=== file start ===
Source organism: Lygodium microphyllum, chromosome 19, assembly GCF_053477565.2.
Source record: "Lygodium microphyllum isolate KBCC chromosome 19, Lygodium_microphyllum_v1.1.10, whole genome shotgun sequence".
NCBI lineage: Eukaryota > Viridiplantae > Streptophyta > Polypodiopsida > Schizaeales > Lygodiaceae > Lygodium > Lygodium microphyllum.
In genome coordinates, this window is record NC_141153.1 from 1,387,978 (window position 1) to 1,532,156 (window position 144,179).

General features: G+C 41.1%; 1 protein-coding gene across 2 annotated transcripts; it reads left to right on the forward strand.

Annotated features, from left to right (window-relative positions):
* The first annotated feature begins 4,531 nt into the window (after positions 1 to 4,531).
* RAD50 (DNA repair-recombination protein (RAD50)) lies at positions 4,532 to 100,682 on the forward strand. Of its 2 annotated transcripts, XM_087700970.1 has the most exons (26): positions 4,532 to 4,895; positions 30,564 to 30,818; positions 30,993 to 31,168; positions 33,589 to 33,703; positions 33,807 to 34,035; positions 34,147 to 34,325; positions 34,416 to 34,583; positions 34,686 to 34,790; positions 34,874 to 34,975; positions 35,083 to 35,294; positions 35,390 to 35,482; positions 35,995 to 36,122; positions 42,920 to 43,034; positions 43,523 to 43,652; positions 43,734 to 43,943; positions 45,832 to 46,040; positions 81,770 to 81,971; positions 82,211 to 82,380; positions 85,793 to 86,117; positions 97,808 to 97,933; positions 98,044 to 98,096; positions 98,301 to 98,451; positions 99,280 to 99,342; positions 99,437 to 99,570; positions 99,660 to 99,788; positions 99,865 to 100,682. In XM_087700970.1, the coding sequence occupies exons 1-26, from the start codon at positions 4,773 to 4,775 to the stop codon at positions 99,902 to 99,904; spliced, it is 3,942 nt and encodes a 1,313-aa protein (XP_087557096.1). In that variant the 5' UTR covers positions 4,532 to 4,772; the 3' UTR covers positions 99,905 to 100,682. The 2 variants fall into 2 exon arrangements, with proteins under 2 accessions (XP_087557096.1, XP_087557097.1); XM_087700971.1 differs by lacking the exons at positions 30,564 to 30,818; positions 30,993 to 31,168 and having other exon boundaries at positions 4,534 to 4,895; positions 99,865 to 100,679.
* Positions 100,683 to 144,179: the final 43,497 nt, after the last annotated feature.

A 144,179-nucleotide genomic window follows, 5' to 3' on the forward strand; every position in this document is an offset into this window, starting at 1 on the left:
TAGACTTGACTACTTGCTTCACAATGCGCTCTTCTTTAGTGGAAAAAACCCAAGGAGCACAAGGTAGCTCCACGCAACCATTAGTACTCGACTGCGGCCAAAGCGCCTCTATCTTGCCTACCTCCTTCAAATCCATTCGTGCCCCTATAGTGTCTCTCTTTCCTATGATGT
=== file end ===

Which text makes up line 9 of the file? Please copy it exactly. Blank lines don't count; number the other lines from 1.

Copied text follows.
* Positions 100,683 to 144,179: the final 43,497 nt, after the last annotated feature.